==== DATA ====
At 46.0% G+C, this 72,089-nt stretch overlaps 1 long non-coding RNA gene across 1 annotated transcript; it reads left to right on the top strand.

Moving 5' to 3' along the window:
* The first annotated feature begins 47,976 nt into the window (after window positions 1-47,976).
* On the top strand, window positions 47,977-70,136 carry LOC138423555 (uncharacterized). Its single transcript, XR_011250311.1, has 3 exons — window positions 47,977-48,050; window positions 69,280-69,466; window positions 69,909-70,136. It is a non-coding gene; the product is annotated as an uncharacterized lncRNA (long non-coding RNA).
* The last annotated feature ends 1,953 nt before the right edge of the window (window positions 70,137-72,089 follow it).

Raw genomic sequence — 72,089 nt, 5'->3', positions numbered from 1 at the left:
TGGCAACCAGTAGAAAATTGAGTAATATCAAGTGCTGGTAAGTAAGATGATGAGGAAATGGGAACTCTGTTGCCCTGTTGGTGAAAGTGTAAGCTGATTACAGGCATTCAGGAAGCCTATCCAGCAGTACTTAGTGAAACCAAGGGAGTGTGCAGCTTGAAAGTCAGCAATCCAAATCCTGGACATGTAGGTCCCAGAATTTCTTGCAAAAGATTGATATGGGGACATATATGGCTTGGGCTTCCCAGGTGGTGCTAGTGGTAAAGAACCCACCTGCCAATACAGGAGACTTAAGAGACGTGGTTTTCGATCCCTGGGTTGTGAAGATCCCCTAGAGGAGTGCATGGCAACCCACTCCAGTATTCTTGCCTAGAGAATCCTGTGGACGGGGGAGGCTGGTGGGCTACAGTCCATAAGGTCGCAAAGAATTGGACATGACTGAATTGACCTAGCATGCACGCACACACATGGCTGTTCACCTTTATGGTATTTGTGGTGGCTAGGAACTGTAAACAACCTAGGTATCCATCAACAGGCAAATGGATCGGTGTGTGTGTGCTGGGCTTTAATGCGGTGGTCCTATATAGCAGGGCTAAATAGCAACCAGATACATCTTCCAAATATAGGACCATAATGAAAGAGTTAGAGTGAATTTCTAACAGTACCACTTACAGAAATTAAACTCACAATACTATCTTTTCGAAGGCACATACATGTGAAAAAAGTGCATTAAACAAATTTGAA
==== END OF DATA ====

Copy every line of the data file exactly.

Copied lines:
At 46.0% G+C, this 72,089-nt stretch overlaps 1 long non-coding RNA gene across 1 annotated transcript; it reads left to right on the top strand.

Moving 5' to 3' along the window:
* The first annotated feature begins 47,976 nt into the window (after window positions 1-47,976).
* On the top strand, window positions 47,977-70,136 carry LOC138423555 (uncharacterized). Its single transcript, XR_011250311.1, has 3 exons — window positions 47,977-48,050; window positions 69,280-69,466; window positions 69,909-70,136. It is a non-coding gene; the product is annotated as an uncharacterized lncRNA (long non-coding RNA).
* The last annotated feature ends 1,953 nt before the right edge of the window (window positions 70,137-72,089 follow it).

Raw genomic sequence — 72,089 nt, 5'->3', positions numbered from 1 at the left:
TGGCAACCAGTAGAAAATTGAGTAATATCAAGTGCTGGTAAGTAAGATGATGAGGAAATGGGAACTCTGTTGCCCTGTTGGTGAAAGTGTAAGCTGATTACAGGCATTCAGGAAGCCTATCCAGCAGTACTTAGTGAAACCAAGGGAGTGTGCAGCTTGAAAGTCAGCAATCCAAATCCTGGACATGTAGGTCCCAGAATTTCTTGCAAAAGATTGATATGGGGACATATATGGCTTGGGCTTCCCAGGTGGTGCTAGTGGTAAAGAACCCACCTGCCAATACAGGAGACTTAAGAGACGTGGTTTTCGATCCCTGGGTTGTGAAGATCCCCTAGAGGAGTGCATGGCAACCCACTCCAGTATTCTTGCCTAGAGAATCCTGTGGACGGGGGAGGCTGGTGGGCTACAGTCCATAAGGTCGCAAAGAATTGGACATGACTGAATTGACCTAGCATGCACGCACACACATGGCTGTTCACCTTTATGGTATTTGTGGTGGCTAGGAACTGTAAACAACCTAGGTATCCATCAACAGGCAAATGGATCGGTGTGTGTGTGCTGGGCTTTAATGCGGTGGTCCTATATAGCAGGGCTAAATAGCAACCAGATACATCTTCCAAATATAGGACCATAATGAAAGAGTTAGAGTGAATTTCTAACAGTACCACTTACAGAAATTAAACTCACAATACTATCTTTTCGAAGGCACATACATGTGAAAAAAGTGCATTAAACAAATTTGAA